As an analogy, I thought I must share this. I loved cricket more than anything, sometimes more than life itself. A good performance by India could lift me out of any bad mood. A poor performance ( and in my younger days there were more bad performances than good ones ) would just make me feel lower than a snake’s belly button. When I was travelling to Mumbai to bring my late fathers body back, as a 15 year old, I asked the air hostess to check with the Pilot if he knew the score of the India – Australia Test match in 1977-78. I listened and watched every match till the end, never walked off accepting defeat mid way. I always said, just one victory will wash away the disappointments of the various losses ( in a way copying my mum’s rain and drought analogy). I was in Muscat when Saurav’s boys beat Steve Waugh’s boys in Madras to clinch the series. My eyes filled with tears. I called my wife, who was in India then, and I was so happy. After almost 30 years of following cricket we beat a far superior team in test cricket. The wait was worth it. In fact, nowadays I can rarely recall, except when talking about the old days, over a few glasses of invigorating liquid spirits, the frustrations of the old days of Indian cricket.
A funny, yet sad story comes to my mind. While in college, we were a threesome of friends, Manoj, Shyam and I. Shyam sadly passed away 17 years ago but one evening, we were having a really great time at Wellington, at an UPASI dinner. So, it was decided that one person would limit his intake of booze and the other could get sozzled. I couldn’t drive so it was left to Shyam and Manoj. Sadly, Manoj was the designated driver. We left Wellington after midnight and as we drove back a very heavy mist came up from the Ketti Valley and we couldn’t see a thing on the road. Shyam was the better driver so we both asked him what to do. He slurred, use the dipper – bright, dim and watch every marking on the road, one marking at a time. Saying that he went back to sleep. We drove safely to Ooty – but the message was what saw us through. When the light was on full you saw nothing, the contrast, when the light was dimmed, allowed us to see the marking, one marking at a time. A lesson?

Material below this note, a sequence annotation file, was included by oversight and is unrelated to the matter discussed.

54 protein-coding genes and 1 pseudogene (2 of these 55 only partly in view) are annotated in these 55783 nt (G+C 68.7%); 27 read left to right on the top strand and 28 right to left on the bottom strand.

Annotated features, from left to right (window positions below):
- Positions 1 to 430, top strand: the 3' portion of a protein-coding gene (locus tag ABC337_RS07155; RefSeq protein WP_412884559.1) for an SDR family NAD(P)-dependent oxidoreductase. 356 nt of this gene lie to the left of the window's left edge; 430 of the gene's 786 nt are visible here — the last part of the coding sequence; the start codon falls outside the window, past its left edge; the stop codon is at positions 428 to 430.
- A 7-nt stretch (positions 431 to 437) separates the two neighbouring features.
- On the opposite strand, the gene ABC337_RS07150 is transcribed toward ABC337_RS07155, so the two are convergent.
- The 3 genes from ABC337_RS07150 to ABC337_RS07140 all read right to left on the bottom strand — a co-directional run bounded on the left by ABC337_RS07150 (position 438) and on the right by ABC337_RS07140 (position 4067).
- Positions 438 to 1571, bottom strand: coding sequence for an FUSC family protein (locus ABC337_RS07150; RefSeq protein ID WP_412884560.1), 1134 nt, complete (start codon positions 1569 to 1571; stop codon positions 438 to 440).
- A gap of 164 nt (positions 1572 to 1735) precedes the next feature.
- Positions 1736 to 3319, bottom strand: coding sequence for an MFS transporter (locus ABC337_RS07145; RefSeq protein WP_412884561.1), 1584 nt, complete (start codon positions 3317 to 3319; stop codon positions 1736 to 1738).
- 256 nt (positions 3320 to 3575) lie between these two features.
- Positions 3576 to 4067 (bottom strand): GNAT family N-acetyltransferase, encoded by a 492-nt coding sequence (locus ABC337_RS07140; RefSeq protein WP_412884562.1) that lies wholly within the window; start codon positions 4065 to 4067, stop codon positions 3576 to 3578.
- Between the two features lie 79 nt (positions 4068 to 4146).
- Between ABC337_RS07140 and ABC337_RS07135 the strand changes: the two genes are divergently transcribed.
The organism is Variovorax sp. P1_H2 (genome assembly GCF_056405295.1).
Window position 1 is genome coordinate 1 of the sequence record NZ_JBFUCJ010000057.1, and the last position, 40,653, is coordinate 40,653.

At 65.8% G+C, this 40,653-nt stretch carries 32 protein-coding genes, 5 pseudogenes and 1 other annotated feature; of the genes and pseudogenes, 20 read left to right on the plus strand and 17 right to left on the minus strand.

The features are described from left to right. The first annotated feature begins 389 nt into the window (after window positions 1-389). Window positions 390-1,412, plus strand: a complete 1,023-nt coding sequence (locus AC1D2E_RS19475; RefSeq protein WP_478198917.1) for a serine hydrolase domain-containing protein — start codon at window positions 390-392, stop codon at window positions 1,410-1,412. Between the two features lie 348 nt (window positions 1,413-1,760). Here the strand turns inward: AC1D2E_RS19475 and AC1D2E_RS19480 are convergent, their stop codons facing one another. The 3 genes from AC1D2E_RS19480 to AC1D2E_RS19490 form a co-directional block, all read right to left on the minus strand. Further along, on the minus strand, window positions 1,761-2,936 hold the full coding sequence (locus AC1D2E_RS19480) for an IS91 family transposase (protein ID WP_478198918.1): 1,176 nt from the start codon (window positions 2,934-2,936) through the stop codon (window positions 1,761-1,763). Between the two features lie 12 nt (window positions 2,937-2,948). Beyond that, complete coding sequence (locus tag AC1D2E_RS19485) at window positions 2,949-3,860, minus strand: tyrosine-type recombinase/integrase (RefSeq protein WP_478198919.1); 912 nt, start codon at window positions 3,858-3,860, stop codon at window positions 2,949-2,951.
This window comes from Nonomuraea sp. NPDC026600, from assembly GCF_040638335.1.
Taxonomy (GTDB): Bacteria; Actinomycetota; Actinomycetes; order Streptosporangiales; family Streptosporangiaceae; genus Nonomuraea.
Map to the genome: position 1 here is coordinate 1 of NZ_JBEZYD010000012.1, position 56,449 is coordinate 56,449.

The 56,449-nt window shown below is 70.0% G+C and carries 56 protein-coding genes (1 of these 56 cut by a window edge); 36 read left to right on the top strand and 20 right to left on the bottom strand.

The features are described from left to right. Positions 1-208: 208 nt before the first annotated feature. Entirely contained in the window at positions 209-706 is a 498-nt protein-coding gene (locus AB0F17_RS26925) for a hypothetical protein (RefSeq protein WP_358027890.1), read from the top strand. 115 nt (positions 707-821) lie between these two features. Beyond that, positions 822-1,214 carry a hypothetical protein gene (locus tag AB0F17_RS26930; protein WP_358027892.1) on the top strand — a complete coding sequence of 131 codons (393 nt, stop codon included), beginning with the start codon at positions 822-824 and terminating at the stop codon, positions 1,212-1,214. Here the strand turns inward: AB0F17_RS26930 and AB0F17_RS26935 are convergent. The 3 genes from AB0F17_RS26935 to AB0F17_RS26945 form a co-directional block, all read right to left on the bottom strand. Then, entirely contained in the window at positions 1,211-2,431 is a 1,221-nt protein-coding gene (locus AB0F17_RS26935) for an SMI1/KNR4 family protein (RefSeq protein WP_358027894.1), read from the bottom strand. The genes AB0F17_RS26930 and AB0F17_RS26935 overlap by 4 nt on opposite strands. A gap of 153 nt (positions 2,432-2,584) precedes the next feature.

Do not allow frustration to get the better of you. Don’t look too far ahead of yourself. There is nothing you can do to handle the situation that may arise six months down the line. Move one step at a time. Each step taken is one step towards achievement of something positive. Remember, even retreat is a tactic used to win. Its important to take the step, whether forward or backward. Don’t stay stuck to one place. Live to fight another day. Don’t see a backward step as a defeat. Defeat can either frustrate you or make you more determined to win. The path you choose is yours and yours alone.